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Are people who are late more successful?

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Depends on the interpretation of what success is to the person and where it is applied to.

There is evidence that people who are late are more successful in various contexts. This can be due to personality traits they have that make them come across as more calm. A person's tardiness can be due to being so interested in a project that they lose sense of time, supporting that they are able to fully invest themselves to resolve a problem or finish a task. However, this behavior could pass stress onto others. Another article goes further to explain that "while this can be frustrating for a team of co-workers or a boss, the "better way" may in fact be a huge savings in time and money." Multiple sources argue that punctuality is necessary for professionalism.

In the business world, punctuality is key for moving up in the profession and keeping timelines on track for projects. If success is being measured based on the level of your physical health, there is evidence to support that people who are late are healthier and live longer. This comes from the positivity and lack of stress they feel because they do not worry about deadlines and other such time constraints.

Origin and Prevalence

Being late can hurt people's success in the financial and business world where people could forget about deadlines like rent, projects, etc. People who are always late tend to make bad decisions with their money since they take up a spontaneous personality. In one of the articles, there was a business coach that said that arriving late at meetings or being late in general prevents further success in a person's business career, where they do not form relationships with other businesses, missing out a partnership. The article appeared to be reliable because it was posted by Dan Kennedy, a business coach, consultant, and strategic advisor. The article also says that "being punctual gives you the right—the positioning—to expect and demand that others treat your time with the utmost respect. You cannot reasonably hope to have others treat your time with respect if you show little or no respect for theirs. So if you're not punctual, you have no leverage, no moral authority. But the punctual person gains that advantage over staff, associates, vendors, clients, everybody."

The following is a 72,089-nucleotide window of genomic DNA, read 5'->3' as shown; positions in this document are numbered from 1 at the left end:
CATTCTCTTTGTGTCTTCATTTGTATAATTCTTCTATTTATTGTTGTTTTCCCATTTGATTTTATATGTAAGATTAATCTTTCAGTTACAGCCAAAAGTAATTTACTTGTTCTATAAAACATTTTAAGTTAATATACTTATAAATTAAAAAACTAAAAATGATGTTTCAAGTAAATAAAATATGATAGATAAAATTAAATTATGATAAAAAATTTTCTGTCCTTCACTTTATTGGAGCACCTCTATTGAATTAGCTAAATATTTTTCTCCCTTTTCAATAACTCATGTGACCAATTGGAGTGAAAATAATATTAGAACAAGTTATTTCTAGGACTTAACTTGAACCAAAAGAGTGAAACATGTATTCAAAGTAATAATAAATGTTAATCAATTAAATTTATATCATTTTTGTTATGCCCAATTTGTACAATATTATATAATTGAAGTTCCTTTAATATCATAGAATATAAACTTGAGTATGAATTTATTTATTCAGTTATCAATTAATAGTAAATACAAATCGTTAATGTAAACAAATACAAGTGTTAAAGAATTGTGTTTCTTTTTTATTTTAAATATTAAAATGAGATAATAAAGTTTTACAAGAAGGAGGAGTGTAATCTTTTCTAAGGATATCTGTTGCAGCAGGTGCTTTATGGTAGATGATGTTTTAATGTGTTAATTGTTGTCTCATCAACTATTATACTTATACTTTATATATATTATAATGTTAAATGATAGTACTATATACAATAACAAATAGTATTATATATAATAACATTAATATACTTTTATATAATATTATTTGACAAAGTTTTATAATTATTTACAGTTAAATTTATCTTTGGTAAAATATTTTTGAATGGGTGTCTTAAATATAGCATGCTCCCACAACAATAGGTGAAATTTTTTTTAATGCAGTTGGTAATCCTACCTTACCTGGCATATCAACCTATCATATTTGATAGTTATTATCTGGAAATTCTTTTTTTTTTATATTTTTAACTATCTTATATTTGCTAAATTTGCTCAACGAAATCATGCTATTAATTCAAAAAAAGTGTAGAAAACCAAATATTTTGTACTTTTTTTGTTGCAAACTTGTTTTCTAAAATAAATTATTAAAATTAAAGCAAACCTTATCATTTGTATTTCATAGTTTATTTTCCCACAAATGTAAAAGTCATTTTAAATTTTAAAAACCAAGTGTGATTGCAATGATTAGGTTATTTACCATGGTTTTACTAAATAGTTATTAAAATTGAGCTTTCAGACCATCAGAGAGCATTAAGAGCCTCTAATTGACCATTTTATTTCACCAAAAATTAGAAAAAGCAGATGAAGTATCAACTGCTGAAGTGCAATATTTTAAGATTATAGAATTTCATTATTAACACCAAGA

Issues and Analysis

An article on Business Insider written by Drake Baer . References a study conducted by The University of Utah. "Frequent multitaskers are bad at it: can't talk and drive well" claims that chronic tardiness is a matter of your habits because multitaskers are likely to be later than everybody else, since multitasking makes it harder to have "metacognition," or an awareness of what you're doing. Tardiness partly has to do with having different definitions of "on time." You might think that five minutes late is acceptable, but your boss might not.

Diana Delonzor argues in her book "Never be Late again: 7 cures for the Punctually Challenged" place people into two categories: A "deadliner" which essentially is someone who is addicted to the rush of making it in time. A "producer" is someone who feels proud that you did more stuff in less time, but breaking every rule in the meantime. To elaborate on Diana Delonzor's book, the claims about people who are habitually late is just generalized advice on how to handle tardiness and become more punctual.














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